The British state has given up on keeping us safe

Turning a blind eye to crime is the worst possible way to solve the crisis in our prisons.

Neil Davenport

Topics Politics UK

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Britain’s prison system is in crisis. Jails are overcrowded, under-funded and utterly disorganised. The problem is so severe that it is now compounding the crisis in policing. This became clear last week, when the National Police Chiefs’ Council (NPCC) recommended that officers make fewer arrests because of the lack of prison spaces. The NPCC advised chief constables to consider pausing ‘non-priority arrests’, and also to suspend operations that may trigger ‘large numbers of arrests’.

There is certainly a serious problem with the size of the prison population for England and Wales. According to the Ministry of Justice, the prison population stood at 88,220 at the beginning of March, while the operational capacity stands at just over 89,000. Government projections suggest the number of prisoners could reach 94,400 by March 2025, and between 93,100 and 106,300 by March 2027. The Covid pandemic, the 2022 barristers’ strike and tougher sentencing laws were all given as reasons for the rise.

The obvious solution here is to create more temporary prisons to deal with the issue in the short-term, while building more permanent prisons in the long-term. But instead, the authorities have hit upon a far more troubling ‘solution’. They are trying to reduce prison numbers by effectively turning a blind eye to certain forms of criminality. This is indicative of a state that lacks the will to prioritise the protection of its citizens.

Offenders can, of course, be punished in myriad ways. But a prison sentence is still the punishment criminals fear the most. It acts as a strong deterrent against criminal behaviour. Therefore, the removal of the threat of prison, indeed the removal of the threat of arrest, will only embolden the anti-social, criminal elements in our midst.

This is already happening with certain crimes. Large retailers have long complained that the police are reluctant to detain shoplifters. The courts are also reluctant to pass a custodial sentence for habitual shoplifters when they do appear before them. As a result, rates of shoplifting have skyrocketed.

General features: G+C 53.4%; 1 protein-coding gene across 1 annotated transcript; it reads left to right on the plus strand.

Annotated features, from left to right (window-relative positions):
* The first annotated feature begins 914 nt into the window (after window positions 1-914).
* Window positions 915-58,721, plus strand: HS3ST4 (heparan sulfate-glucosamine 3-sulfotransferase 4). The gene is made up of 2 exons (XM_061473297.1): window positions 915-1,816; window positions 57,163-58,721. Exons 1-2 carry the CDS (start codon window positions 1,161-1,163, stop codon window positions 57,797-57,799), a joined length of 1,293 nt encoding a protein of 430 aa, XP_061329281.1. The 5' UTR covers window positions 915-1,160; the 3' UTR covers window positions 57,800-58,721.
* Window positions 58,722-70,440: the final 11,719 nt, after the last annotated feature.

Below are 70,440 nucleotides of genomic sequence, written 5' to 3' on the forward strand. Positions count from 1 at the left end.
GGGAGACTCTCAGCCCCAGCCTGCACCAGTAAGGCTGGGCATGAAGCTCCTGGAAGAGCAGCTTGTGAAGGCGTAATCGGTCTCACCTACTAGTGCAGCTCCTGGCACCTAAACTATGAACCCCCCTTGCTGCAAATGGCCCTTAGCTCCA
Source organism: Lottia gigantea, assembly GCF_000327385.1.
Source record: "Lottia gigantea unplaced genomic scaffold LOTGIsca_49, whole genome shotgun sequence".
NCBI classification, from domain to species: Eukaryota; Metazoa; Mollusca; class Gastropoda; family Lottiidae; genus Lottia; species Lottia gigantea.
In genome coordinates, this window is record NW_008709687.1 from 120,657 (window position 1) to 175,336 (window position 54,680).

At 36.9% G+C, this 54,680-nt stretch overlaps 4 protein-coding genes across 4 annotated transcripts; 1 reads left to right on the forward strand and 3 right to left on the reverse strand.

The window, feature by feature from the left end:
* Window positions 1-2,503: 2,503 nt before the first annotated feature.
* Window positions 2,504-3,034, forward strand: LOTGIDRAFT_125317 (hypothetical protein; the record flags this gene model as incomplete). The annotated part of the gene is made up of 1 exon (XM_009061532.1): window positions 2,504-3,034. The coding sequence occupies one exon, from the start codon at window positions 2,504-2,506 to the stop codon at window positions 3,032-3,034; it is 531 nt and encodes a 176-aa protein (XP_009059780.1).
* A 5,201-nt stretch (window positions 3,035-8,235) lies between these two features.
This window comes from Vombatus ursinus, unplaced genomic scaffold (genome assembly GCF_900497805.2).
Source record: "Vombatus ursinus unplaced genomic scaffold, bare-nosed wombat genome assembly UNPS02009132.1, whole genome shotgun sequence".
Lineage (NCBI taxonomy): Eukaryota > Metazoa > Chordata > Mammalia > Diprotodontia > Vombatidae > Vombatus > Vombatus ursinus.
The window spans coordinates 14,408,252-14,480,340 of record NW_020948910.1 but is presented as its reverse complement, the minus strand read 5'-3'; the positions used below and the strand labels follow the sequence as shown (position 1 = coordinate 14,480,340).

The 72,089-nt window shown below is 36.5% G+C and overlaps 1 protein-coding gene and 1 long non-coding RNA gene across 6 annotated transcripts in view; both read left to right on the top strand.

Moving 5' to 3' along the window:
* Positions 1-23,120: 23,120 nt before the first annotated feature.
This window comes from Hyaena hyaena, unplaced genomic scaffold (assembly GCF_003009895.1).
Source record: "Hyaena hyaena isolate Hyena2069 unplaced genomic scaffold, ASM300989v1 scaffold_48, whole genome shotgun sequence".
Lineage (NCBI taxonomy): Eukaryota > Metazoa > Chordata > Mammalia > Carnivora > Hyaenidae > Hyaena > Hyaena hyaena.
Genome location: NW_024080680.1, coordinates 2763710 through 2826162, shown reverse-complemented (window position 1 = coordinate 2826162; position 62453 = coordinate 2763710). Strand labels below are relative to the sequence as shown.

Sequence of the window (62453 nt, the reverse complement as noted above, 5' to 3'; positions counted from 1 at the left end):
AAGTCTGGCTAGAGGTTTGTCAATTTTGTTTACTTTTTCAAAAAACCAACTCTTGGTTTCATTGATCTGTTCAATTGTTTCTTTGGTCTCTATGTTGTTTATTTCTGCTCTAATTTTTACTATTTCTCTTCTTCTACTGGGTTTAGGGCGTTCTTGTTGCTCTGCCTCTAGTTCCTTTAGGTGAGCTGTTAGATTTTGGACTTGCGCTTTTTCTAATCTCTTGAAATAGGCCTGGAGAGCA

A prison sentence is not just a deterrent, however. It is also a method of containment, keeping dangerous individuals locked up away from other members of the public. The prison system is as much about maintaining the safety of society as it is about punishment and rehabilitation. The latest move to reduce the number of arrests suggests that the state does not take the safety of its citizens very seriously at all.

Historically, the state’s first priority would have been to protect the public from harm. Not doing so would be tantamount to abandoning the state’s purpose, and therefore undermining its authority and legitimacy. But this is precisely what’s happening here. The state is effectively trying to justify breaking the social contract. It will leave many citizens wondering why we’re no longer afforded adequate protection from criminal behaviour.

Many of us actually need the police to deal with criminality. Well-off sections of society can afford to live in neighbourhoods that are free from anti-social behaviour. Some even live in gated communities or hire their own private security. But the vast majority of us do not have access to such resources. The NPCC’s call to reduce arrests smacks of contempt for those who now have to fend for themselves.

It could not have come at a worse time. Amid a rise in shoplifting and other forms of criminal behaviour, the last thing anyone wants to see is more forms of crime being decriminalised.

The state appears to be slowly losing any sense of its fundamental purpose, and it’s abandoning its citizens in the process.

Neil Davenport is a writer based in London.

Pictures by: Getty.

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Topics Politics UK


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